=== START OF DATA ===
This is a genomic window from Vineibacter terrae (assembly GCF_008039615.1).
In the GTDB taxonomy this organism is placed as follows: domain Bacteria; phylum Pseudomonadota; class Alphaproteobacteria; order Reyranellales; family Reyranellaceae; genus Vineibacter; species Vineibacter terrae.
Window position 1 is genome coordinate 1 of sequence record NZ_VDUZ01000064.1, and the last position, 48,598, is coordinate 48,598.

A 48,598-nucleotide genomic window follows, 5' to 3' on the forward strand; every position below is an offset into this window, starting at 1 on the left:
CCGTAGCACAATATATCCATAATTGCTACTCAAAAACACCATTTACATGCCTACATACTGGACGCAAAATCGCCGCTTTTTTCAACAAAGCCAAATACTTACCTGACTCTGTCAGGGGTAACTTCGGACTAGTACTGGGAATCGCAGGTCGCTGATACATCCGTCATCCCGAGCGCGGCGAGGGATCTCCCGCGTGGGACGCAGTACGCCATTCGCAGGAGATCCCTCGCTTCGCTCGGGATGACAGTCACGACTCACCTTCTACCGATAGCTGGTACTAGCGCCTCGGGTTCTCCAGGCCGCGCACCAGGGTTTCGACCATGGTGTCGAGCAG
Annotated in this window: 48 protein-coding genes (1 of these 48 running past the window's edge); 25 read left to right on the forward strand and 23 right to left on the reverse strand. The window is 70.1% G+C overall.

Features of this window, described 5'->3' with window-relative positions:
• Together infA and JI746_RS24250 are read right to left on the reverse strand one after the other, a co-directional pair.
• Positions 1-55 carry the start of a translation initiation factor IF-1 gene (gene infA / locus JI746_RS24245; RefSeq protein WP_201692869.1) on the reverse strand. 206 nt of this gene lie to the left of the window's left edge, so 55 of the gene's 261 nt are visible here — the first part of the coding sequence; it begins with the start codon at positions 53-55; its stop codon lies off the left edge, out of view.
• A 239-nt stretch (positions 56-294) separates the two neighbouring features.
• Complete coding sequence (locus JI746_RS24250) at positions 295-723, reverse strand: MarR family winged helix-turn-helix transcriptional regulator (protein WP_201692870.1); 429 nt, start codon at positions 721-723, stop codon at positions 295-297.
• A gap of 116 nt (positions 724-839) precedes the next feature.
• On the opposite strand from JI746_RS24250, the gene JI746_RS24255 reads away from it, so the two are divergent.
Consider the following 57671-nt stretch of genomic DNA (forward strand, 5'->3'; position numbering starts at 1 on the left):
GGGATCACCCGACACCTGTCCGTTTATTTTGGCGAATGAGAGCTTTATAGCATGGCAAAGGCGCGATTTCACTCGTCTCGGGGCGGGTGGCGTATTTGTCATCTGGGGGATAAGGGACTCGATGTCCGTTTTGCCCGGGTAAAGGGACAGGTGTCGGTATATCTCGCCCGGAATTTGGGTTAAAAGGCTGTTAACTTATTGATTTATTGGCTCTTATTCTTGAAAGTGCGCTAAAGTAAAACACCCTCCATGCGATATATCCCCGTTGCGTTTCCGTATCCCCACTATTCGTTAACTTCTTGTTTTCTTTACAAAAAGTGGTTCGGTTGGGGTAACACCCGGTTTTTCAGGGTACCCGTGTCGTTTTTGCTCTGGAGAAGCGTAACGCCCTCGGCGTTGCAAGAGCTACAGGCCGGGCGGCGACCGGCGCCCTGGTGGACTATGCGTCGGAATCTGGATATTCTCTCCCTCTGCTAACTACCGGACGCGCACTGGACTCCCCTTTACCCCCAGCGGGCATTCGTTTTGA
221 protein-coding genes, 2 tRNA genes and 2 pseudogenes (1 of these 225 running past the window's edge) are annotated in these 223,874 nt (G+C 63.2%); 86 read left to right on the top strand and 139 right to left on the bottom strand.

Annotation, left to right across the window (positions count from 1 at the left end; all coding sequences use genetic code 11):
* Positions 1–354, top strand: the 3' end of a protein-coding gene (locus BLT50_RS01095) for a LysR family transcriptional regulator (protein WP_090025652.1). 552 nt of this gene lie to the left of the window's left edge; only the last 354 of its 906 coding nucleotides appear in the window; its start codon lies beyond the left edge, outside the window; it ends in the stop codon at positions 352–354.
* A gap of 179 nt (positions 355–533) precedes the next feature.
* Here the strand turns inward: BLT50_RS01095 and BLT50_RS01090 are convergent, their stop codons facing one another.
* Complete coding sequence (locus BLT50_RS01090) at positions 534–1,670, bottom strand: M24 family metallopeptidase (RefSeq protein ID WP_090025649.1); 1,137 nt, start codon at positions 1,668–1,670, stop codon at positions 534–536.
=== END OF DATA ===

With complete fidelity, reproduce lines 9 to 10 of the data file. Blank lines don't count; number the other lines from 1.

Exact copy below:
• Positions 1-55 carry the start of a translation initiation factor IF-1 gene (gene infA / locus JI746_RS24245; RefSeq protein WP_201692869.1) on the reverse strand. 206 nt of this gene lie to the left of the window's left edge, so 55 of the gene's 261 nt are visible here — the first part of the coding sequence; it begins with the start codon at positions 53-55; its stop codon lies off the left edge, out of view.
• A 239-nt stretch (positions 56-294) separates the two neighbouring features.